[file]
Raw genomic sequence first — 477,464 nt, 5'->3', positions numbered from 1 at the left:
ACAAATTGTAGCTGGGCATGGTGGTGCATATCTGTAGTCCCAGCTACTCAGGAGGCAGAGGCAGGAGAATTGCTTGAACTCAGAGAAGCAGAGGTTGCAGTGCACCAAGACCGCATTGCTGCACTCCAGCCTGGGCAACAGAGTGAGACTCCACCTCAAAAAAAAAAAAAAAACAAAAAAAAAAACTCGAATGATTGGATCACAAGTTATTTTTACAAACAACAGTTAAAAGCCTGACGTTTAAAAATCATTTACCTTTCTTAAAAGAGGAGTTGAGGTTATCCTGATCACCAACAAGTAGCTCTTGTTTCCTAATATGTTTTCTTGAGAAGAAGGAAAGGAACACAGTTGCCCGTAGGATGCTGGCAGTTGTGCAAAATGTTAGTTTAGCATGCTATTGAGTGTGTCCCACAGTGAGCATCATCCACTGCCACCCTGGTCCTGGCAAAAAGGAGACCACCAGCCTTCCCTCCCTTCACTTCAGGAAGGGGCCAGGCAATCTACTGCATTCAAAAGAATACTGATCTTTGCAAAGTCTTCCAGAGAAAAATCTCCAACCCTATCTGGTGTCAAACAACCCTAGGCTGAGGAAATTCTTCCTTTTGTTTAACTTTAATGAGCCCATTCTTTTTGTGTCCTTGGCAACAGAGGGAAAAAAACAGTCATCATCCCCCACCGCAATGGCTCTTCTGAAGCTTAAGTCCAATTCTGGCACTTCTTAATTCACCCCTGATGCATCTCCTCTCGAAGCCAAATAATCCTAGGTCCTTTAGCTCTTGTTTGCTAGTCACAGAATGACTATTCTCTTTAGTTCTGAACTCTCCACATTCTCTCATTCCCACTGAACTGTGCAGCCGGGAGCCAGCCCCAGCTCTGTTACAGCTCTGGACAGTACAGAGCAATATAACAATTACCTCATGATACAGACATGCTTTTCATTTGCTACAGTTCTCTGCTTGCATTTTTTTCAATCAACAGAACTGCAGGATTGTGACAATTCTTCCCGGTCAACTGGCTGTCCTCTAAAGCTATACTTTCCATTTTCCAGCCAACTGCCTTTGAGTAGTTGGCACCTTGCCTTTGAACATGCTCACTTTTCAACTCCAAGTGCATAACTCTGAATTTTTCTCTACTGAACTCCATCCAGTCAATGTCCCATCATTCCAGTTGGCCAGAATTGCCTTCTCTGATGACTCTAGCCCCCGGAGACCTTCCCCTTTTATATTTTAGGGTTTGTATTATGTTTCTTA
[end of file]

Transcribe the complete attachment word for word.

Raw genomic sequence first — 477,464 nt, 5'->3', positions numbered from 1 at the left:
ACAAATTGTAGCTGGGCATGGTGGTGCATATCTGTAGTCCCAGCTACTCAGGAGGCAGAGGCAGGAGAATTGCTTGAACTCAGAGAAGCAGAGGTTGCAGTGCACCAAGACCGCATTGCTGCACTCCAGCCTGGGCAACAGAGTGAGACTCCACCTCAAAAAAAAAAAAAAAACAAAAAAAAAAACTCGAATGATTGGATCACAAGTTATTTTTACAAACAACAGTTAAAAGCCTGACGTTTAAAAATCATTTACCTTTCTTAAAAGAGGAGTTGAGGTTATCCTGATCACCAACAAGTAGCTCTTGTTTCCTAATATGTTTTCTTGAGAAGAAGGAAAGGAACACAGTTGCCCGTAGGATGCTGGCAGTTGTGCAAAATGTTAGTTTAGCATGCTATTGAGTGTGTCCCACAGTGAGCATCATCCACTGCCACCCTGGTCCTGGCAAAAAGGAGACCACCAGCCTTCCCTCCCTTCACTTCAGGAAGGGGCCAGGCAATCTACTGCATTCAAAAGAATACTGATCTTTGCAAAGTCTTCCAGAGAAAAATCTCCAACCCTATCTGGTGTCAAACAACCCTAGGCTGAGGAAATTCTTCCTTTTGTTTAACTTTAATGAGCCCATTCTTTTTGTGTCCTTGGCAACAGAGGGAAAAAAACAGTCATCATCCCCCACCGCAATGGCTCTTCTGAAGCTTAAGTCCAATTCTGGCACTTCTTAATTCACCCCTGATGCATCTCCTCTCGAAGCCAAATAATCCTAGGTCCTTTAGCTCTTGTTTGCTAGTCACAGAATGACTATTCTCTTTAGTTCTGAACTCTCCACATTCTCTCATTCCCACTGAACTGTGCAGCCGGGAGCCAGCCCCAGCTCTGTTACAGCTCTGGACAGTACAGAGCAATATAACAATTACCTCATGATACAGACATGCTTTTCATTTGCTACAGTTCTCTGCTTGCATTTTTTTCAATCAACAGAACTGCAGGATTGTGACAATTCTTCCCGGTCAACTGGCTGTCCTCTAAAGCTATACTTTCCATTTTCCAGCCAACTGCCTTTGAGTAGTTGGCACCTTGCCTTTGAACATGCTCACTTTTCAACTCCAAGTGCATAACTCTGAATTTTTCTCTACTGAACTCCATCCAGTCAATGTCCCATCATTCCAGTTGGCCAGAATTGCCTTCTCTGATGACTCTAGCCCCCGGAGACCTTCCCCTTTTATATTTTAGGGTTTGTATTATGTTTCTTA